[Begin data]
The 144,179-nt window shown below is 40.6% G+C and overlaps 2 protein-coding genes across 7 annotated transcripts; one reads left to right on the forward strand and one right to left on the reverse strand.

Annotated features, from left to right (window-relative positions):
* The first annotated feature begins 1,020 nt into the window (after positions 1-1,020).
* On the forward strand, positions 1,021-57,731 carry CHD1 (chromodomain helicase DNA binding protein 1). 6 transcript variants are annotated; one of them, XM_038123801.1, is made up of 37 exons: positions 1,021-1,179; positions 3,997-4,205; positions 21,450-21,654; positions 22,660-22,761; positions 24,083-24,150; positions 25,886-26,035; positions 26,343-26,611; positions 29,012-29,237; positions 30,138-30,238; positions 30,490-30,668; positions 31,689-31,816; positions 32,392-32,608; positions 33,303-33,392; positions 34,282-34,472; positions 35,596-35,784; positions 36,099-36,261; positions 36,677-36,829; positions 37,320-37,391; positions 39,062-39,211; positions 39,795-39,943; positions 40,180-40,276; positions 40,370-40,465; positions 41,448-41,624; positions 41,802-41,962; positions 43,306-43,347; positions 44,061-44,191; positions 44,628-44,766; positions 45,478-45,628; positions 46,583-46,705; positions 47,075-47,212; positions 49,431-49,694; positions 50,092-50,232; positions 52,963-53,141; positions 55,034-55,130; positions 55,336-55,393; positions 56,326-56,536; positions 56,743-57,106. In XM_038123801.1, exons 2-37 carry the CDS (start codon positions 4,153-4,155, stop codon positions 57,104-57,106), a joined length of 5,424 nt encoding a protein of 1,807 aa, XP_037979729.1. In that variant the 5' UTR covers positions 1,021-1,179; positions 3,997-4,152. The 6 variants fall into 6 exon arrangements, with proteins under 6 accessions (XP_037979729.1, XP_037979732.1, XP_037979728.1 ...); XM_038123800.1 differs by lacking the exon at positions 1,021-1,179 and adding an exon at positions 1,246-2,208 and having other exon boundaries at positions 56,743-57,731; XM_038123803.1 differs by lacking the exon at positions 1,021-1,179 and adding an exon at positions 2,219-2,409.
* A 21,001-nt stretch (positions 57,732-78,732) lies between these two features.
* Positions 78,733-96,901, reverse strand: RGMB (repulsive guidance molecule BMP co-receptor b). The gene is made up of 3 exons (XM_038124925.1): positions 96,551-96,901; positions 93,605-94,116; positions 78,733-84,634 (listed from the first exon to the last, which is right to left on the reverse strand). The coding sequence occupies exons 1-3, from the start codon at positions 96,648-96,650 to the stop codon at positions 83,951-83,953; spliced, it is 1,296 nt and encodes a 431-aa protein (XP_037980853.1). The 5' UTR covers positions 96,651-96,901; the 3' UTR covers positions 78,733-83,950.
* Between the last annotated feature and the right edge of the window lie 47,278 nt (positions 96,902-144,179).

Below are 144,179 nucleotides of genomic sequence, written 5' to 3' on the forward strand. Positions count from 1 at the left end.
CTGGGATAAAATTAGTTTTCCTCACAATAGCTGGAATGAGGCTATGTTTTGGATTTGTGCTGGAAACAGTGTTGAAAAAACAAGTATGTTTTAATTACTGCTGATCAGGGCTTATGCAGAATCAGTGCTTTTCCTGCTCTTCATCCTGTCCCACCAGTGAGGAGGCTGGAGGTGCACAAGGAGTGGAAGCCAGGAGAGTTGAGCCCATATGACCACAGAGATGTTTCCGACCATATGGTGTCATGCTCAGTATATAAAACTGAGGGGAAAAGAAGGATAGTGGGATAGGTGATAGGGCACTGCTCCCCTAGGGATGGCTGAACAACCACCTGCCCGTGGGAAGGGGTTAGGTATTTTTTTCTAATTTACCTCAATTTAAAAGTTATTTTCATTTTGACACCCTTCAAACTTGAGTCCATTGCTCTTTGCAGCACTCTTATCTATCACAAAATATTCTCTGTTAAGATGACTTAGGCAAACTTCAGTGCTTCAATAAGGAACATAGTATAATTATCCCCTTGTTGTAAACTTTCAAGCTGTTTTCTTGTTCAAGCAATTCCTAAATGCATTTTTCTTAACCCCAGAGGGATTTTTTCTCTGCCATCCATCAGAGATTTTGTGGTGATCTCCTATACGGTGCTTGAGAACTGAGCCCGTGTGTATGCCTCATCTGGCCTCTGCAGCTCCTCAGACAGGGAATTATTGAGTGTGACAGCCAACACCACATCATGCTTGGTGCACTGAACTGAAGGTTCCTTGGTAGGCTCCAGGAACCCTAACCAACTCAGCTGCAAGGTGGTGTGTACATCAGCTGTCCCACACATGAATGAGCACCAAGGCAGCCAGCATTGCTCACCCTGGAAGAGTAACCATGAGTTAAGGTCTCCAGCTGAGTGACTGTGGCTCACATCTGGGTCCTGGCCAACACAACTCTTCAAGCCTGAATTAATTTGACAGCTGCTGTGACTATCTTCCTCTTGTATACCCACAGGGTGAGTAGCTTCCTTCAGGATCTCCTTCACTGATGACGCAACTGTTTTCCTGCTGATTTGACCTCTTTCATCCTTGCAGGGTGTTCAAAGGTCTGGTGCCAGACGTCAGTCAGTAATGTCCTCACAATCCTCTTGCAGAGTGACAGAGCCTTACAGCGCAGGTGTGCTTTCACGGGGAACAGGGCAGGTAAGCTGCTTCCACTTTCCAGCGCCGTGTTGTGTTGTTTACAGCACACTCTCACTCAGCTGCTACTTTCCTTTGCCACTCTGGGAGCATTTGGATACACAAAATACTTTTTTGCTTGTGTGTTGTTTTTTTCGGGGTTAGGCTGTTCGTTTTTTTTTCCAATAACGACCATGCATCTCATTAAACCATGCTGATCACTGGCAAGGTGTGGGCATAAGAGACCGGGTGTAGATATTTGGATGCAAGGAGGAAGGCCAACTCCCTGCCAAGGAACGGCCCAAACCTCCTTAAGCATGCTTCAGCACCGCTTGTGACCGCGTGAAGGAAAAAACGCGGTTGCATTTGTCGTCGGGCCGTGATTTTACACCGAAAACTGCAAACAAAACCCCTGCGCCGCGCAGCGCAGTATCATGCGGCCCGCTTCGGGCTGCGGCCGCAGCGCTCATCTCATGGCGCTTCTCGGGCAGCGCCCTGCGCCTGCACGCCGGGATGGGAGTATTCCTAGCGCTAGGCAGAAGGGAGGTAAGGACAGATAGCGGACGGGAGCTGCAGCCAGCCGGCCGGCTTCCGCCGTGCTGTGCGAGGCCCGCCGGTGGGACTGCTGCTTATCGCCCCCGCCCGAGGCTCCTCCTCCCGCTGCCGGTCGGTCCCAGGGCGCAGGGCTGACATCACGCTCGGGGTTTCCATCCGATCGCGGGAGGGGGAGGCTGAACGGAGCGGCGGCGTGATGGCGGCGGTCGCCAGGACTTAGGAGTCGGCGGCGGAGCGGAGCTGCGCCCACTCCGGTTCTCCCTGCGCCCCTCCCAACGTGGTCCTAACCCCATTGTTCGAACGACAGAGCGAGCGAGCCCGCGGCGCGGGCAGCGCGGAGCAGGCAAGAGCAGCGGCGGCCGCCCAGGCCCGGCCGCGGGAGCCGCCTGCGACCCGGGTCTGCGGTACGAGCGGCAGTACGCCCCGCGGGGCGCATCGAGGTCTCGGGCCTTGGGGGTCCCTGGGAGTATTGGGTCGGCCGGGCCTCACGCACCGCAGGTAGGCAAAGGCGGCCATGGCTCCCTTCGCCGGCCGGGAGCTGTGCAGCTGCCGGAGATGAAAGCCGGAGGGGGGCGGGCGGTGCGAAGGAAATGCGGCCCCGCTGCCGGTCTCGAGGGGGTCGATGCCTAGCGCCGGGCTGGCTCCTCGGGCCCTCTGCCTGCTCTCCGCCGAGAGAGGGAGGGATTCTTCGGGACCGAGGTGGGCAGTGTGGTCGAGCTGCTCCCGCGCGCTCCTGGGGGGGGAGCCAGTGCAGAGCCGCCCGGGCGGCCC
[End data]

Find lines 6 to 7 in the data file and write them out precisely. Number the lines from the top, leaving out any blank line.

* Positions 78,733-96,901, reverse strand: RGMB (repulsive guidance molecule BMP co-receptor b). The gene is made up of 3 exons (XM_038124925.1): positions 96,551-96,901; positions 93,605-94,116; positions 78,733-84,634 (listed from the first exon to the last, which is right to left on the reverse strand). The coding sequence occupies exons 1-3, from the start codon at positions 96,648-96,650 to the stop codon at positions 83,951-83,953; spliced, it is 1,296 nt and encodes a 431-aa protein (XP_037980853.1). The 5' UTR covers positions 96,651-96,901; the 3' UTR covers positions 78,733-83,950.
* Between the last annotated feature and the right edge of the window lie 47,278 nt (positions 96,902-144,179).